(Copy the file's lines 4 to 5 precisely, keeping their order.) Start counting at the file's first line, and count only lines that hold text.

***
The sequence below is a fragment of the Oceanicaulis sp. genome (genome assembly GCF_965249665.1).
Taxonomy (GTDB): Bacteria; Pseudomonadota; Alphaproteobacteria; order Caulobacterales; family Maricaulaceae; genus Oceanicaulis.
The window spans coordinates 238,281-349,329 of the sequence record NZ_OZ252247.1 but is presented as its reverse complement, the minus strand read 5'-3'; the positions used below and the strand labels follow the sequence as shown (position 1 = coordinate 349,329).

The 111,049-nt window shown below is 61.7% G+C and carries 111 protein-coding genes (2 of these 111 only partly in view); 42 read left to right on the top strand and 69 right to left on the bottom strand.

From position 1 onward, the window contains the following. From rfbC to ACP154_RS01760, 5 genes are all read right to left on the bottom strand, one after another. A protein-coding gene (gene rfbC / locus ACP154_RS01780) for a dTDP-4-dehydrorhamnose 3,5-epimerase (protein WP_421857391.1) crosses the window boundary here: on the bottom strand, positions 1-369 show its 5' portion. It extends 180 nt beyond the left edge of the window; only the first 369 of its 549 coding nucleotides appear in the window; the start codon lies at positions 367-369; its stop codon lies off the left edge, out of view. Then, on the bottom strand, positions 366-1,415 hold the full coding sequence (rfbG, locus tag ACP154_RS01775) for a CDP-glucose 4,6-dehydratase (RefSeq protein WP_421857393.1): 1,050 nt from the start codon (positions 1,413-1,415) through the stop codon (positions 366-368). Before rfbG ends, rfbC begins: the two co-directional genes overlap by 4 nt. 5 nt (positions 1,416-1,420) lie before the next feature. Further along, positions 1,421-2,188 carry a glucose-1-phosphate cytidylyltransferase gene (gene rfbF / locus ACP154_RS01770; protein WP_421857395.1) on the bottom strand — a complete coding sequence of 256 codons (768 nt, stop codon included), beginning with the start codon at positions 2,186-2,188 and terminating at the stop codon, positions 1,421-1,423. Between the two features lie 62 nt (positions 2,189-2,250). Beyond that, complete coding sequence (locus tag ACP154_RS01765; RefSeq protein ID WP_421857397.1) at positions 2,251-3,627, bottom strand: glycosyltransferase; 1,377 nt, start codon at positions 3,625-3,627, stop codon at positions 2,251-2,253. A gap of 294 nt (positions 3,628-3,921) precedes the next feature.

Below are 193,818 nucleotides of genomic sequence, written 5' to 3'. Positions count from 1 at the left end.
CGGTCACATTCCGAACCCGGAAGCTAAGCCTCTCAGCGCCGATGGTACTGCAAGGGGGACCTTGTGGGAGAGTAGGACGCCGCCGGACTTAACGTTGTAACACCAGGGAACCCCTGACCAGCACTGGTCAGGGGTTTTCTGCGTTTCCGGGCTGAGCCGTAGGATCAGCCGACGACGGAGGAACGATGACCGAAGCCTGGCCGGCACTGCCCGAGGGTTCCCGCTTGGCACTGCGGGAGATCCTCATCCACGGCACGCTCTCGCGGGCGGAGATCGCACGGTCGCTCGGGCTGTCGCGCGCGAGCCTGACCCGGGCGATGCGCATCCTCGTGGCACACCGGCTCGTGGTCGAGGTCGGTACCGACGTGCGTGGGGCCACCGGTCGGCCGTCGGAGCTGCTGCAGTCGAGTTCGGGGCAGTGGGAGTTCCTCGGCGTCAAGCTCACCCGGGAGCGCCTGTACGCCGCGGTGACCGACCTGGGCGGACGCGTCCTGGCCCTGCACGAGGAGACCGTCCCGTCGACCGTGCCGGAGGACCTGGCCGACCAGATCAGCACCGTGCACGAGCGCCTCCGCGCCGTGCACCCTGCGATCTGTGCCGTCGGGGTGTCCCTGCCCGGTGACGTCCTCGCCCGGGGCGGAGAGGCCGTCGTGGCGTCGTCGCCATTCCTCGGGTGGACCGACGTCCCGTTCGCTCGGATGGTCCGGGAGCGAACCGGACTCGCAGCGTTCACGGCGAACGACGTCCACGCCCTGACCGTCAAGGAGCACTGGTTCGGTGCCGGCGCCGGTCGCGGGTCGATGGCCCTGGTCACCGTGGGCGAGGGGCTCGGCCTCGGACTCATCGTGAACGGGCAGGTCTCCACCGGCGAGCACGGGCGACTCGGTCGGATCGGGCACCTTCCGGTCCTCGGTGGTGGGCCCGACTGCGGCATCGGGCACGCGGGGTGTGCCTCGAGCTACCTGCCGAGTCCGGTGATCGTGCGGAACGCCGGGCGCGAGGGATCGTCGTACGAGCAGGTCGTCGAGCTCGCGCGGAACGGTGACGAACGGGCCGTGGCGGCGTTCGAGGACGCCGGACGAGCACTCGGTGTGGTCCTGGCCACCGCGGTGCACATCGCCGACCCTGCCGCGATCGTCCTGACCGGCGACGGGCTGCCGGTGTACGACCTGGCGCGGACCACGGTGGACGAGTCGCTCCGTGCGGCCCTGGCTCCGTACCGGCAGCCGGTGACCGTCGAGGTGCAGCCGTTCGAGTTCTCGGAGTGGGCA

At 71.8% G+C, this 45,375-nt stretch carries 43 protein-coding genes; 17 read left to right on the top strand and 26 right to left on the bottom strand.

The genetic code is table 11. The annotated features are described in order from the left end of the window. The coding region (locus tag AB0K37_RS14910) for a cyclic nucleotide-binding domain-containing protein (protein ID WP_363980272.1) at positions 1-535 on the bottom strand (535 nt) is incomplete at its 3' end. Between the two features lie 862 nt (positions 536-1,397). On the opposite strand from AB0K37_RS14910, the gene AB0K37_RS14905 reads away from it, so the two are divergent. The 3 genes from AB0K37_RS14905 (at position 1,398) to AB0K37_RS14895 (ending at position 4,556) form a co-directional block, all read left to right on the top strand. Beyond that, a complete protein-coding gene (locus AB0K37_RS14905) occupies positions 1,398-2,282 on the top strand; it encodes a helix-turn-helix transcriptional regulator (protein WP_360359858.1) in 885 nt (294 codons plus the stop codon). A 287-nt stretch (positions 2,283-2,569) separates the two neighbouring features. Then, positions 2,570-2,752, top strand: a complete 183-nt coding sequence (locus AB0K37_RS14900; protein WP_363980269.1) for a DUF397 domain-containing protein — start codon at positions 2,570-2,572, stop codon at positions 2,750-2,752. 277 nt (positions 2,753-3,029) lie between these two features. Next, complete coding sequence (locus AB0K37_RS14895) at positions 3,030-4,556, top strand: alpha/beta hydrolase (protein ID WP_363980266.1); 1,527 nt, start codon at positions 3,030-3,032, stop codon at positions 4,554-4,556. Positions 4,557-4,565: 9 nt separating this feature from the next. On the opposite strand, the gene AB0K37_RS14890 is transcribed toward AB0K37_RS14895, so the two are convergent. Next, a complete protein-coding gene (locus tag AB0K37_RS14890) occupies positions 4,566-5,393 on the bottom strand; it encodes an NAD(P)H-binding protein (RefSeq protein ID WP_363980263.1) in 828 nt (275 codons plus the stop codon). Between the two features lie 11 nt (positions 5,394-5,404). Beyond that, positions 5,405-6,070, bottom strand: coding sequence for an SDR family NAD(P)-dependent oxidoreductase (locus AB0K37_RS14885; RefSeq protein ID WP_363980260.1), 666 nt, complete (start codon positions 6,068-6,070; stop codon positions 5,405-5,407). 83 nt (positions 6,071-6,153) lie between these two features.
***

The 111,049-nt window shown below is 61.7% G+C and carries 111 protein-coding genes (2 of these 111 only partly in view); 42 read left to right on the top strand and 69 right to left on the bottom strand.

From position 1 onward, the window contains the following. From rfbC to ACP154_RS01760, 5 genes are all read right to left on the bottom strand, one after another. A protein-coding gene (gene rfbC / locus ACP154_RS01780) for a dTDP-4-dehydrorhamnose 3,5-epimerase (protein WP_421857391.1) crosses the window boundary here: on the bottom strand, positions 1-369 show its 5' portion. It extends 180 nt beyond the left edge of the window; only the first 369 of its 549 coding nucleotides appear in the window; the start codon lies at positions 367-369; its stop codon lies off the left edge, out of view. Then, on the bottom strand, positions 366-1,415 hold the full coding sequence (rfbG, locus tag ACP154_RS01775) for a CDP-glucose 4,6-dehydratase (RefSeq protein WP_421857393.1): 1,050 nt from the start codon (positions 1,413-1,415) through the stop codon (positions 366-368). Before rfbG ends, rfbC begins: the two co-directional genes overlap by 4 nt. 5 nt (positions 1,416-1,420) lie before the next feature. Further along, positions 1,421-2,188 carry a glucose-1-phosphate cytidylyltransferase gene (gene rfbF / locus ACP154_RS01770; protein WP_421857395.1) on the bottom strand — a complete coding sequence of 256 codons (768 nt, stop codon included), beginning with the start codon at positions 2,186-2,188 and terminating at the stop codon, positions 1,421-1,423. Between the two features lie 62 nt (positions 2,189-2,250). Beyond that, complete coding sequence (locus tag ACP154_RS01765; RefSeq protein ID WP_421857397.1) at positions 2,251-3,627, bottom strand: glycosyltransferase; 1,377 nt, start codon at positions 3,625-3,627, stop codon at positions 2,251-2,253. A gap of 294 nt (positions 3,628-3,921) precedes the next feature.